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Tenia solium, a cestode showing simple cephalization.

Cephalization is an evolutionary trend, whereby nervous tissue, over many generations, becomes concentrated toward one end of an organism. This process eventually produces a head region with sensory organs.[1]

Cephalization is intrinsically connected with a change in symmetry. It accompanied the move to bilateral symmetry made in flatworms, with ocelli and pinnae placed in the head region. The cephalization/bilateral symmetry combination allowed animals to have sensory organs facing the direction of movement, allowing a more focused assessment of the environment into which they are moving. In addition to a concentration of sense organs, all animals from annelids on also place the mouth in the head region. This process is also tied to the development of an anterior brain in the chordates from the notochord. A notable exception to the trend of cephalization throughout evolutionary advancement is phylum Echinodermata, which, although having a bilateral ancestor, as evidenced by their embryology, develop into a pentaradial animal with no concentrated neural ganglia or sensory head region. However, some echinoderms have developed bilateral symmetry secondarily.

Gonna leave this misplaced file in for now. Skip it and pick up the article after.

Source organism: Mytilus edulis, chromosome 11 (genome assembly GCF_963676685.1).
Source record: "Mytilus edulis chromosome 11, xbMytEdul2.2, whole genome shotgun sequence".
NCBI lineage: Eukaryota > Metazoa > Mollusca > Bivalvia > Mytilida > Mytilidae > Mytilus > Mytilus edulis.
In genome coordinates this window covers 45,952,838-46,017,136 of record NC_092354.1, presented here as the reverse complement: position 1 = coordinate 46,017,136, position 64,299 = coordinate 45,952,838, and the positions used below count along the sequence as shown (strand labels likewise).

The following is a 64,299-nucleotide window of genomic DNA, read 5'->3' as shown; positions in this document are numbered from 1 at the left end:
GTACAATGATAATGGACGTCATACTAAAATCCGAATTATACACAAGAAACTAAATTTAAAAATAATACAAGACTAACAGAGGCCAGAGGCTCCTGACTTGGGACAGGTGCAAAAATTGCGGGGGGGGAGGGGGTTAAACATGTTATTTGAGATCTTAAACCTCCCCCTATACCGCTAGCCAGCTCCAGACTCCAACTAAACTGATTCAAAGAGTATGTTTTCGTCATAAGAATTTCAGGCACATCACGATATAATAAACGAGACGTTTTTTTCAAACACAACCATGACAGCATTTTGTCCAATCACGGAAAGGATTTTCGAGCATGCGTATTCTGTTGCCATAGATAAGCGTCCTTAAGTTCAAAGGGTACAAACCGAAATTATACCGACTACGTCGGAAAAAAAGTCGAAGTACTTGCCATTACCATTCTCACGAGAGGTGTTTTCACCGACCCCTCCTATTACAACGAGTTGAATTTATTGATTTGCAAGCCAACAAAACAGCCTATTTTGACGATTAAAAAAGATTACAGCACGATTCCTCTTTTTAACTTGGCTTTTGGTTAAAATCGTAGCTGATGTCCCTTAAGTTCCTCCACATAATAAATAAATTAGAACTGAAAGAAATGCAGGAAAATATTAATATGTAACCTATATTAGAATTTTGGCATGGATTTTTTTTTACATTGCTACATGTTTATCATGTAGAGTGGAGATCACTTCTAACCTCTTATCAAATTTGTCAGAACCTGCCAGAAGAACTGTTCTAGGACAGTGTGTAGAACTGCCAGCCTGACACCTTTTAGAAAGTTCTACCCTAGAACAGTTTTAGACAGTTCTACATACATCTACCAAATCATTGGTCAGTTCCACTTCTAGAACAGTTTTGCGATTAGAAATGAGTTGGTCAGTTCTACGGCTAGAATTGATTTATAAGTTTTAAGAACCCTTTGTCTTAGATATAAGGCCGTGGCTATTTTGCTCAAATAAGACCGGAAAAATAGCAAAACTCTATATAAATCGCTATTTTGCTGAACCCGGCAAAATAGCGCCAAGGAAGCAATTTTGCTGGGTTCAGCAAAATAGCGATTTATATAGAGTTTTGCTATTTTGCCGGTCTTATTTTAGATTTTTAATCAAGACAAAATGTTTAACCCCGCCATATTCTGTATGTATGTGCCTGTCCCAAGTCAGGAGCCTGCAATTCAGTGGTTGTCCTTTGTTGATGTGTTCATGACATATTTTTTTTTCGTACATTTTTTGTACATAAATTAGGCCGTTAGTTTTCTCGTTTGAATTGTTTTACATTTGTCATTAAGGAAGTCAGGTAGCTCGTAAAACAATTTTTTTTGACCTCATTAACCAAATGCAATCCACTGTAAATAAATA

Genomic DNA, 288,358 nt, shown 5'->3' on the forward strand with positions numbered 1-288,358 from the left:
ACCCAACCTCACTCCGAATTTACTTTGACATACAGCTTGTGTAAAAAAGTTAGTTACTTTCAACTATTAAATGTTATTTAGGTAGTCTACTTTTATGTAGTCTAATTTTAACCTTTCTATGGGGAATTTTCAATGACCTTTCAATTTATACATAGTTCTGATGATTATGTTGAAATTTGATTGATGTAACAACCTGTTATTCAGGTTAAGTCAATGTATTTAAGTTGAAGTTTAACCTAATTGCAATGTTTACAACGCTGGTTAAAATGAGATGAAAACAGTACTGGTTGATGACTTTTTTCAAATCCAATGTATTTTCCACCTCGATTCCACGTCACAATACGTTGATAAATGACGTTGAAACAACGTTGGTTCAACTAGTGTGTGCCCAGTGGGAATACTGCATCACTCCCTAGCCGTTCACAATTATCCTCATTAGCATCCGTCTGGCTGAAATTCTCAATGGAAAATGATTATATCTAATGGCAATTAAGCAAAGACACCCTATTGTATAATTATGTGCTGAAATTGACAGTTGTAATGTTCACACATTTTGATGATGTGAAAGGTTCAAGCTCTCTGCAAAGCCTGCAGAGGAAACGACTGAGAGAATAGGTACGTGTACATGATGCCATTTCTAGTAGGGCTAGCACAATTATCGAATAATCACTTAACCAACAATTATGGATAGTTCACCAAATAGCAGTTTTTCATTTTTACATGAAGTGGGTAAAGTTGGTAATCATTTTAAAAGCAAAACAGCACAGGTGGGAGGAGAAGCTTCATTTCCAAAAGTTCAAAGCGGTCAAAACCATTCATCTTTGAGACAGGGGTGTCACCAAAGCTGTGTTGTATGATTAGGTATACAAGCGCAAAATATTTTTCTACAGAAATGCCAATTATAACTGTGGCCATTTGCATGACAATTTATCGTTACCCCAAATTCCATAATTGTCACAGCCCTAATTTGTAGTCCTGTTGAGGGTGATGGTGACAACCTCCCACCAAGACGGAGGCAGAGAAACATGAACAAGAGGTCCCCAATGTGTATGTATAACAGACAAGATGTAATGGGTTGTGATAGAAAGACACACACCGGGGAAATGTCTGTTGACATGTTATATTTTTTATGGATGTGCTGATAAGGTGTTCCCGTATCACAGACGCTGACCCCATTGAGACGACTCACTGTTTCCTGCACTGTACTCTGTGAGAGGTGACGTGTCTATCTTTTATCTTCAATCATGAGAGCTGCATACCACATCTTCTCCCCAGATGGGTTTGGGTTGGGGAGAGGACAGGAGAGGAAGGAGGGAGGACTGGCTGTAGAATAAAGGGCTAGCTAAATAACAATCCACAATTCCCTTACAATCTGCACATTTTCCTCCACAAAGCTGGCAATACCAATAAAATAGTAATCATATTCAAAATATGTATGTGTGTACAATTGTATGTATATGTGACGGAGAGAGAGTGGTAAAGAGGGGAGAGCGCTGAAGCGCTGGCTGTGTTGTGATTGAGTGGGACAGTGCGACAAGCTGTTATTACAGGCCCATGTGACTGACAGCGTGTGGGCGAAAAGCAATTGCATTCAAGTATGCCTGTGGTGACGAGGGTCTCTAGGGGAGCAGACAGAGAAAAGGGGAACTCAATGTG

In neuroembryology, neural induction of the ectoderm forms a neural tube which undergoes cephalization to form initially 3, then 5 vesicles as a developing embryo. It is the internalized ectoderm which goes on to become the central nervous system, peripheral nervous system and epidermis.


  1. Biology/Neil A. Campbell, Jane B. Reece.-7th Edition (AP Edition)

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